Emily Monk, from Priorslee in Telford, has bravely lifted the lid on the heartbreaking reality of living with the debilitating Ehlers Danlos syndrome, and the terrifying period when she was left without food this summer.
EDS is a group of rare inherited disorders that affect the connective tissue. It can affect skin, tendons, bones, blood vessels, ligaments and internal organs.
There is a broad spectrum of severity. On one end you have celebrities including pop star Sia, actress Jameela Jamil and comedian Russell Kane who, in their public lives, appear to be able to still function strongly.
But on the other you have Emily.
A talented gymnast when she was a youngster, before studying hard, getting work as a geo-technical engineer and having a happy marriage. It all started to be taken away from Emily when she was diagnosed, aged 29.
Now 34, she said: “From the age of about 14 I started having problems with my digestion and keeping myself nourished. I had other issues as well with my shoulder, my hip and veins.
"Doctors thought it was all separate but it turned out to be this. I was really active when I was younger. I was a gymnast. It’s quite common for people to have this to have been gymnasts because of how flexible you are.
"I studied hard. I worked hard. I’m now 34, jobless and my husband left me and I’m living with my mum and dad. I’m not able to have a family.
"Life doesn’t make much sense sometimes.”
Due to her condition, Emily has to be fed through a drip. She is completely dependent on bags filled with liquid containing all the nutrients she needs. The liquid is pumped directly into her bloodstream while she sleeps.
In the summer, Emily was one of around 500 patients in the UK who weren’t getting their nutrition after providers Calea were subject to an inspection – a crisis which was described by the NHS as a “national emergency”. The medicines safety body – the Medicines and Healthcare Regulatory Agency – found bacterial contamination in the production area and said the facility’s manufacturing processes did not meet guidelines the MHRA had set out in 2015.
No contaminated bags were discovered but the MHRA said there was a potential risk to patients.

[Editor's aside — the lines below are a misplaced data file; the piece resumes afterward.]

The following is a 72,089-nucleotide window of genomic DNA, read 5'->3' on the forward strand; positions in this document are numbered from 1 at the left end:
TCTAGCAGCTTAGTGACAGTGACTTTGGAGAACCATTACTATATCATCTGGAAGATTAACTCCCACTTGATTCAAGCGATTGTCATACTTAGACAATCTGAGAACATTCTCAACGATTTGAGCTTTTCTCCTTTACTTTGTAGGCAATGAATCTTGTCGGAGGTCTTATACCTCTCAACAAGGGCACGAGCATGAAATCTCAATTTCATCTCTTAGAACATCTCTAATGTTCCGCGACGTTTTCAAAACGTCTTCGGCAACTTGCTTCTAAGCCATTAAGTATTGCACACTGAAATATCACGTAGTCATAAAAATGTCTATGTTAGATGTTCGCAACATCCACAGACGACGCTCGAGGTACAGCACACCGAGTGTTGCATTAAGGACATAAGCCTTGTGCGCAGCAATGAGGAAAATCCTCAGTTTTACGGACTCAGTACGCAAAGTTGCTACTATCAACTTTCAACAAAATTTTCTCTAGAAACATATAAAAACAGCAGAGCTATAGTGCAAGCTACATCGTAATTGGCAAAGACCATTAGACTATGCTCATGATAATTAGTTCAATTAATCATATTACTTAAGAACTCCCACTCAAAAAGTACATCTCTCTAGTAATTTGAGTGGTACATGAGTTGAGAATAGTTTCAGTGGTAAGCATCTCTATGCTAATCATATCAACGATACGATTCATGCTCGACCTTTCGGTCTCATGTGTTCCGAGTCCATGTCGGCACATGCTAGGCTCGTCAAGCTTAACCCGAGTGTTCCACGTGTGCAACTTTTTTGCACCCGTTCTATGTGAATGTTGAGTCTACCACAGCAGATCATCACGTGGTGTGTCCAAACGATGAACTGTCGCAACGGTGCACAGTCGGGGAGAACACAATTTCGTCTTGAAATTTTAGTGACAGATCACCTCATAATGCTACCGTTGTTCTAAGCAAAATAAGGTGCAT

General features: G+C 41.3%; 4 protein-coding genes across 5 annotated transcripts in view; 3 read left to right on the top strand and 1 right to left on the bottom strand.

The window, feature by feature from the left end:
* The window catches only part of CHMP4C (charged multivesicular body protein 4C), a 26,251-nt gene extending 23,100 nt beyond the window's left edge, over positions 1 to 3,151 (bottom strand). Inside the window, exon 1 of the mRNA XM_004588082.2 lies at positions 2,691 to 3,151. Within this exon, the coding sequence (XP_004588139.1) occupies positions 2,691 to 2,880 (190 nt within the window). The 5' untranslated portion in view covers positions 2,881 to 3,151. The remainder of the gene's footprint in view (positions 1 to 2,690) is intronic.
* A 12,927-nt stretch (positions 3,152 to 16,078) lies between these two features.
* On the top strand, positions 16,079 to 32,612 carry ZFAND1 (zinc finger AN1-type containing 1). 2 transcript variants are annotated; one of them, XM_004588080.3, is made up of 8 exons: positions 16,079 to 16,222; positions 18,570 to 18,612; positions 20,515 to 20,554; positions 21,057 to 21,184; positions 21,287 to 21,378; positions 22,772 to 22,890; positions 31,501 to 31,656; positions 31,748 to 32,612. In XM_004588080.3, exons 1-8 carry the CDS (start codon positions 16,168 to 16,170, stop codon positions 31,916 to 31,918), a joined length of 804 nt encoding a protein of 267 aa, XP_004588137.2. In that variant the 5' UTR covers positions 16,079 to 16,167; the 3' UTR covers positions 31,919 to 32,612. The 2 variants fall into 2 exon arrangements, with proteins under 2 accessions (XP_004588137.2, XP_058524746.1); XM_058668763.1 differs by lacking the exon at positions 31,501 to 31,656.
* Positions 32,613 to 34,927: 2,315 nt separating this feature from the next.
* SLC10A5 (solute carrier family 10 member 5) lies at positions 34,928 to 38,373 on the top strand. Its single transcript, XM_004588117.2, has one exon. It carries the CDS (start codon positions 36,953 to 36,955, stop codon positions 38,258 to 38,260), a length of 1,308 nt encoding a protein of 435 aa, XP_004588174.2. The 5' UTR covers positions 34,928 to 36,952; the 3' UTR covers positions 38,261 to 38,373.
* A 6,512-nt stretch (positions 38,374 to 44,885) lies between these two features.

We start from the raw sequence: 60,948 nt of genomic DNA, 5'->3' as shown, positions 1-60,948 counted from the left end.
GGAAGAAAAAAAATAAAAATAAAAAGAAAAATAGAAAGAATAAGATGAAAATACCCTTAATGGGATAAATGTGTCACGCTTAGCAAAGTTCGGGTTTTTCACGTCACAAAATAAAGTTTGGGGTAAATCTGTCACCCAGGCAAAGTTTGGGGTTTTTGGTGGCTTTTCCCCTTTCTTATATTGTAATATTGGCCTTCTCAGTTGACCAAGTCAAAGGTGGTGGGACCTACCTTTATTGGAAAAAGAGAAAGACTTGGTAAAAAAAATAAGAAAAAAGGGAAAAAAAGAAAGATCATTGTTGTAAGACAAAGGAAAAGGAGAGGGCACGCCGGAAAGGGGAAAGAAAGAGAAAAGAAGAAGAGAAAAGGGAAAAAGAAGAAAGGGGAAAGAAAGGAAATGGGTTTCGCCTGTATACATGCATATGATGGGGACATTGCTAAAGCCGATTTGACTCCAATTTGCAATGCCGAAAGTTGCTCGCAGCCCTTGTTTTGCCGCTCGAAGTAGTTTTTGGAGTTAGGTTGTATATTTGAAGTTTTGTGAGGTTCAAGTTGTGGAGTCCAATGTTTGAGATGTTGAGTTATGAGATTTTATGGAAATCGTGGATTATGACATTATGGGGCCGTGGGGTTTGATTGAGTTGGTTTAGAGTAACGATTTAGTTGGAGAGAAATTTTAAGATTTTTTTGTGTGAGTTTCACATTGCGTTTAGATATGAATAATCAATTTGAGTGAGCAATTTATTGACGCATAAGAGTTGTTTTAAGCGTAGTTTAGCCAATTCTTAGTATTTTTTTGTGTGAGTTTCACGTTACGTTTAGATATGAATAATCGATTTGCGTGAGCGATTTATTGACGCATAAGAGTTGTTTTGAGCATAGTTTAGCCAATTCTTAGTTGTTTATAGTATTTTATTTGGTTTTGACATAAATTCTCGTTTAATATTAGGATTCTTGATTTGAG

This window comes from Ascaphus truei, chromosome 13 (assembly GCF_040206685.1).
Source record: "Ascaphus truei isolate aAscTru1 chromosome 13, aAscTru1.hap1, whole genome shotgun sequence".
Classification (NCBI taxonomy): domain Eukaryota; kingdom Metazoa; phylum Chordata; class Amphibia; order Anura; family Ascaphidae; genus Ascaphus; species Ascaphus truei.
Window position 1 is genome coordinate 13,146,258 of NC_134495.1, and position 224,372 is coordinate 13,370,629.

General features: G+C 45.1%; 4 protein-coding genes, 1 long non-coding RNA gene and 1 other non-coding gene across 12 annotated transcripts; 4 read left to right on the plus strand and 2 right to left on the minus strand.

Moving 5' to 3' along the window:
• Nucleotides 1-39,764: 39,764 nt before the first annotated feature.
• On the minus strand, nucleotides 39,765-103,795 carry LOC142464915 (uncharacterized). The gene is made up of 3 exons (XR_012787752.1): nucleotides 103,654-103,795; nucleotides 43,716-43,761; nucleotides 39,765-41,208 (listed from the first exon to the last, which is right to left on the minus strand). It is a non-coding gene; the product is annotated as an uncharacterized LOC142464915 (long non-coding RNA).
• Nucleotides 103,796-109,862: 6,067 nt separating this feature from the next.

Emily said: “I have to have this because my body won’t break down normal food. That is the only way I’m fed.
“My food wasn’t turning up. I had to chase people for it. I was six stone and I ended up going down to five-and-a-half stone. Over a two-and-a-half month period I had 15 days of no food. There is no alternative for me. I just had to starve. I was absolutely terrified. I had to go into hospital and have an emergency drip.
“When it wasn’t delivered I phoned the hospital and told them. They said if I pop in between 5pm and 6pm, they might have a couple of bags. I can’t just 'pop' anywhere.
“They are doing a better job now but it leaves you on edge. I can’t say I’m looking forward to Christmas with the delivery situation.”
It’s a desperate situation for Emily, which takes its toll on her physically and mentally. She has criticised the lack of mental health support available to people in her situation as well as others.
“I had a nervous breakdown and tried to kill myself,” she said. “I saw the crisis team and was referred to the mental health team in Telford. They didn’t have any appointments. I had to wait months and months.
“People think because I’m bright and talkative, ‘she’s all right’. I lost it all and there was no support. I couldn’t have been much more alone. We’re expected to just suck it up and carry on.”
She has offered for others with her condition or hidden illnesses to get in touch to talk, share stories and advice.
“Getting people together face to face who have hidden illnesses and trying to make friends is really important, because it’s so hard for us,” she said.
If you would like to contact Emily, her email address is firstname.lastname@example.org
For more information on the condition, see these websites: